MDB Insight Blog

MDBI Feb 1-1

Are Your Residents Crying Out for Free Parking Zones?

If you were to poll residents in your municipality, you’d likely find the public’s opinion on parking meters to be low. Many residents avoid parking meters for fear of receiving parking tickets if they misread signage or are a couple minutes late to return to their car. Meters are, however, essential to enforcing on-street parking limits and facilitate mobility management strategies.

St. John’s, Newfoundland recently announced timed free parking zones downtown because many of the existing meters were broken or missing. The city implemented the solution in order to assist local businesses, but local councillor Debbie Hanlon was surprised to hear that workers in the downtown core also desired an affordable solution, after receiving calls from workers that said:

“We just don’t have the money. We’ve got cars and we can’t afford to park there all that long.”

Free Parking to Support Local Businesses

With free parking in two- or four-hour windows, like in St. John’s, shoppers in the downtown core will have an added incentive to visit businesses where paid parking was previously required, and now they can stay for a longer period of time.

Other municipalities have found that paid parking caused animosity between businesses and patrons due to its hassle and frequent parking tickets. Businesses also complained that paid parking put them at a disadvantage to other areas in the municipality where there was free parking. In the face of this resistance, Huntsville, Ontario decided to replace all meters with free parking for two hours in the downtown area.

Free Parking for Downtown Employees

Addressing the affordability of parking in downtown areas was an unexpected need for the municipality in St.MDBI Feb 1-2 John’s. Many younger workers opposed paid parking and stated that they could not afford the current rates.

The cost of parking downtown can be a large contributing factor to whether people will even accept a job in a certain region of town. In Calgary, employers offer paid parking incentives to prospective employees because the costs are so high and metered spots are limited. Easing the cost of parking can not only encourage business, it can help bring more people into the local workforce.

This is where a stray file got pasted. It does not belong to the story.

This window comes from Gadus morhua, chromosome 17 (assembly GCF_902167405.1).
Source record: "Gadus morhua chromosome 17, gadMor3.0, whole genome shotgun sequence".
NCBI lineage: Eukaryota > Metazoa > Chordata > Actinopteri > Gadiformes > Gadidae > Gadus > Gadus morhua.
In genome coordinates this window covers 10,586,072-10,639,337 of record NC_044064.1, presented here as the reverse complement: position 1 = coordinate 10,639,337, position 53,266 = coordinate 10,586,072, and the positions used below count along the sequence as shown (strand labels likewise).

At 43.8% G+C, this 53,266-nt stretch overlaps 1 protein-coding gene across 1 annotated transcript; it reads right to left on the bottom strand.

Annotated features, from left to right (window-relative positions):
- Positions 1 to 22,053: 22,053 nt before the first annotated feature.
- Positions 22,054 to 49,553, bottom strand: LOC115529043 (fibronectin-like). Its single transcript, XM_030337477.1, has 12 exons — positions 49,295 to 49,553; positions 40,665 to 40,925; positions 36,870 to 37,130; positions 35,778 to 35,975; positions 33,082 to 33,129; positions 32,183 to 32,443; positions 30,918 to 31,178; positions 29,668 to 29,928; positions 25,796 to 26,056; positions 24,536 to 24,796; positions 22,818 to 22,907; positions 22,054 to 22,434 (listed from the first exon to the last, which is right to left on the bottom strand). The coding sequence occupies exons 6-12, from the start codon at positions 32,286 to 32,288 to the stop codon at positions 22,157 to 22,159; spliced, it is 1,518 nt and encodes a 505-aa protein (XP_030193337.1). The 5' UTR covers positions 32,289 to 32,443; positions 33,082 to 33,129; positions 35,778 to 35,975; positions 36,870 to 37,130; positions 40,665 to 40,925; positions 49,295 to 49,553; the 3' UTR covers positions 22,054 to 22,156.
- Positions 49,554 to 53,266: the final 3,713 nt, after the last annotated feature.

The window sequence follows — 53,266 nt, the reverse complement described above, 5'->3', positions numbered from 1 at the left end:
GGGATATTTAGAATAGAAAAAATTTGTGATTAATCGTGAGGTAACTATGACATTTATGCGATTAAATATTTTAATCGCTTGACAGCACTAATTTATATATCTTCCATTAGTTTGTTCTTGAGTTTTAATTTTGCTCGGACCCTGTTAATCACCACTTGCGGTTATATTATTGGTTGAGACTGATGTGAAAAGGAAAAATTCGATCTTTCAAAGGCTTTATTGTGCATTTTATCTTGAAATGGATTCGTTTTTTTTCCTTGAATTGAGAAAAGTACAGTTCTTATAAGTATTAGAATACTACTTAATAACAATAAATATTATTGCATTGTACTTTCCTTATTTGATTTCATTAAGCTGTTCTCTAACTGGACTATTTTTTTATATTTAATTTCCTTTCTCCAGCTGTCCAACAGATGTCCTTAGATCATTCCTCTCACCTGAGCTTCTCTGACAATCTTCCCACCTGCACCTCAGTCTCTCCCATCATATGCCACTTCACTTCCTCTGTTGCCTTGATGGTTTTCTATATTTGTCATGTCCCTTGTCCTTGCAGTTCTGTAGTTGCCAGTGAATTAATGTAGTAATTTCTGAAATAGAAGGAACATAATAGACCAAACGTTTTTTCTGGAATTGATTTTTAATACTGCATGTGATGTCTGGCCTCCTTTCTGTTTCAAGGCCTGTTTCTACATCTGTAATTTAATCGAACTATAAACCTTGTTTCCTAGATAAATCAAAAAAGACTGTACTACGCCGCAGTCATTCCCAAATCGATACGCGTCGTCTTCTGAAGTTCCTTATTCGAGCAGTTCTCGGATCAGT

Gauging Public Opinion on Free Parking

A surefire method for determining public opinion on free parking is by conducting a survey on traffic management and mobility practices in your municipality. Obtaining the public’s opinion is the first step to improving municipal services. You will be able to determine how the proposed free parking will be received by both businesses and residents.

However, the MDB Insight Citizen Satisfaction IQTM survey goes beyond the initial poll to analyze the next steps. For instance, a financial model can be created to determine if the free parking solution will significantly impact the city’s revenue from the parking meters. Extending the survey from the community’s desires to data-driven next steps will save you time, and provide you the documentation you need to determine whether to proceed with free parking.

Efficiently Determine Whether Free Parking is Feasible

Free parking programs have been implemented to allow easier access to local businesses, both for patrons and for employees. To study whether a free parking program is feasible for your municipality, the Citizen Satisfaction IQTM tool can be used to gauge public opinion and evaluate its financial feasibility. Using this efficient approach will allow you to eliminate unnecessary research and provide a solution quickly.

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